Though it won’t be on the roads of Australia till late 2013 or early 2014, the local importer has revealed more details about the styling and design.
Scheduled to be the world’s fastest road going hybrid car, the Porsche 918 hints at the frontal styling to the legendary 917 Le Mans winning machine of the early 1970s. On a racing note, it’s interesting that the German prototype is shown with Aussie Peter Brock’s racing number, 05! Forty years on and the world has changed forever.
Though the Porsche 918 Spyder is aimed directly at the high-performance market, it has the sort of fuel consumption only the most frugal of small cars can dream of. “Minimal fuel consumption and maximum performance,” is the aim says Wolfgang Hatz, Member of the Executive Board Research and Development of Porsche.
A petrol-electric hybrid, the hot Porsche has two independent electric motors; one on the front axle driving the front wheels, the other set into the driveline and acting on the rear wheels. The super Porsche will also have what the company describes as a “high-performance combustion engine” though details are yet to be released.
All up the three powerplants can produce as much as 770 horsepower, or 566 kW. Fuel consumption is “in the region of three litres per hundred kilometres,” say the Porsche engineers. Obviously the car won’t be producing that maximum horsepower and minimum fuel use simultaneously, but the combination of the two extremes in one supercar is simply astonishing.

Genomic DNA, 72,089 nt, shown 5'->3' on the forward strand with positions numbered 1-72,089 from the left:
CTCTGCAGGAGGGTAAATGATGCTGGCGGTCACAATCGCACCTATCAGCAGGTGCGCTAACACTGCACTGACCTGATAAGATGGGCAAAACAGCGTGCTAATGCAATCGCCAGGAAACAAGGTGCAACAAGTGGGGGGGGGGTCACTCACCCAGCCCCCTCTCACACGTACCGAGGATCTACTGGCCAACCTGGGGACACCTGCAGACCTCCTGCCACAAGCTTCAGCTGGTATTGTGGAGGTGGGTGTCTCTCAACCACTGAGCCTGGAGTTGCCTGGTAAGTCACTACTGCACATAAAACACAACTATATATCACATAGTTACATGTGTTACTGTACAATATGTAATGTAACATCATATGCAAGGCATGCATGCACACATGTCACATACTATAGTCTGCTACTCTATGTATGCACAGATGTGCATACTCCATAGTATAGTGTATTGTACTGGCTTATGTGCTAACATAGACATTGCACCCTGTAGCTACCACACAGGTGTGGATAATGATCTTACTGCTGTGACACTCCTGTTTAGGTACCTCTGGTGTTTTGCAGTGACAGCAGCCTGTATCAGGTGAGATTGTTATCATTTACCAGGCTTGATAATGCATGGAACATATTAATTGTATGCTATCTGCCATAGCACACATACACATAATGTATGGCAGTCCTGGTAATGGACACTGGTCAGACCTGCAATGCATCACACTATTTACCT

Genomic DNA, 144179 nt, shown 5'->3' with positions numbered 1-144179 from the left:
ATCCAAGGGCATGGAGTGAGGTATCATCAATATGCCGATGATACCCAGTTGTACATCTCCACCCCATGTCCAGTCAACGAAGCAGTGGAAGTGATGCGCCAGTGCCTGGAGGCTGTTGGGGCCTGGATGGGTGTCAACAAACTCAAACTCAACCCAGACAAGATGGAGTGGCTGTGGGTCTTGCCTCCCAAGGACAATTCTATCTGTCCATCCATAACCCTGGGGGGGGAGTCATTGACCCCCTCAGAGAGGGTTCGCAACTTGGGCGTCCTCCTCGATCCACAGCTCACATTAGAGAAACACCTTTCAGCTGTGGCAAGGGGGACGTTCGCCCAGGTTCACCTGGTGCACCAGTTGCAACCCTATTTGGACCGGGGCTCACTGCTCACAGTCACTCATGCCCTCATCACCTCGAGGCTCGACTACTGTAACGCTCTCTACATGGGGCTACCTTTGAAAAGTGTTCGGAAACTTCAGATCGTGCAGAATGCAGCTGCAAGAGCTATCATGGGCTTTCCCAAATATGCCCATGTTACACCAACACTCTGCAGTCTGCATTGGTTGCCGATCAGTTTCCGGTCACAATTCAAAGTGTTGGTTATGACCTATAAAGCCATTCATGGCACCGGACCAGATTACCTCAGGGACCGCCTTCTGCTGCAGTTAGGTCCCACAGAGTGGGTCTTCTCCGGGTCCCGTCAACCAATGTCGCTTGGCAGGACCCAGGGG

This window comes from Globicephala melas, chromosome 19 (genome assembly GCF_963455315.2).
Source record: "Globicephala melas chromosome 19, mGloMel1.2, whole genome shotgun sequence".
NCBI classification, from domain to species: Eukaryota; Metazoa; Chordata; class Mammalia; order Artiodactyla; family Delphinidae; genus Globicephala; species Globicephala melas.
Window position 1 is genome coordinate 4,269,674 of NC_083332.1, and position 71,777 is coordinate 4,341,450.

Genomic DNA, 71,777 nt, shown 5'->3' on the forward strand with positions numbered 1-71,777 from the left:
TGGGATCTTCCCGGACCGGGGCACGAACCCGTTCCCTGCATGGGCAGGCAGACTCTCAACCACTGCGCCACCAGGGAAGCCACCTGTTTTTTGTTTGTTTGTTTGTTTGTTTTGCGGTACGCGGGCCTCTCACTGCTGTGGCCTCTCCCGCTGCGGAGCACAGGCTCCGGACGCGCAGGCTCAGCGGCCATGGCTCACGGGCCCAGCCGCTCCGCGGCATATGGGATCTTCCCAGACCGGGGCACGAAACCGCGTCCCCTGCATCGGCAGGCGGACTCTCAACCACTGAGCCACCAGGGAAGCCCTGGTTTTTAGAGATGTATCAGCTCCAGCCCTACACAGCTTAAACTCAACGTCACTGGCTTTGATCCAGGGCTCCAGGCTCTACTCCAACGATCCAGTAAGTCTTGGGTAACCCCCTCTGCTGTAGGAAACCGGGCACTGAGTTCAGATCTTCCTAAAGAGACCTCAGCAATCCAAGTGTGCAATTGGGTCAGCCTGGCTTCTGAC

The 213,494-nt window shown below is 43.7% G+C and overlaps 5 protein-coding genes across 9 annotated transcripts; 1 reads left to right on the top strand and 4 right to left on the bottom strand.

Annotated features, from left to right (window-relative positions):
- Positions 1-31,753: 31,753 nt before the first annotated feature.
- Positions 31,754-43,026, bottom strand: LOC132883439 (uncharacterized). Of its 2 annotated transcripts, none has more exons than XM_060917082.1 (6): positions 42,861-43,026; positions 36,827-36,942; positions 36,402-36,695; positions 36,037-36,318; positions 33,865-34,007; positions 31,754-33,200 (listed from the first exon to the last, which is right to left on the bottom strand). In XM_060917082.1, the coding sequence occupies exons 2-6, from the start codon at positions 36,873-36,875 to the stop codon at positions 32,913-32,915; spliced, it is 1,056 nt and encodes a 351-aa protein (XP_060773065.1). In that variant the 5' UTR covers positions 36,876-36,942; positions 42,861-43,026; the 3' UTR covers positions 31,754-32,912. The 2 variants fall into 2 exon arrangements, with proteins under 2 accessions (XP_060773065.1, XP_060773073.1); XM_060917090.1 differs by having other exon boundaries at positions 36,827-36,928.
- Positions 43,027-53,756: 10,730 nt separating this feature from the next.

Lightweight materials – the body is a full carbon fibre reinforced plastic (CFRP) monocoque – will be used throughout the 918 as a major factor in getting high performance from this brute of a machine. Fascinatingly, all-wheel drive and electric power are far from being recent developments in the history of Porsche.
Ferdinand Porsche, the founder of the iconic marque, experimented with both forms of engineering in the early years of the 20th century. Though he died over 60 years ago we are sure he could soon grasp the technology behind the latest car to carry his name were he around today. The price? Who knows? But it’s likely to be on the wrong side of a million dollars...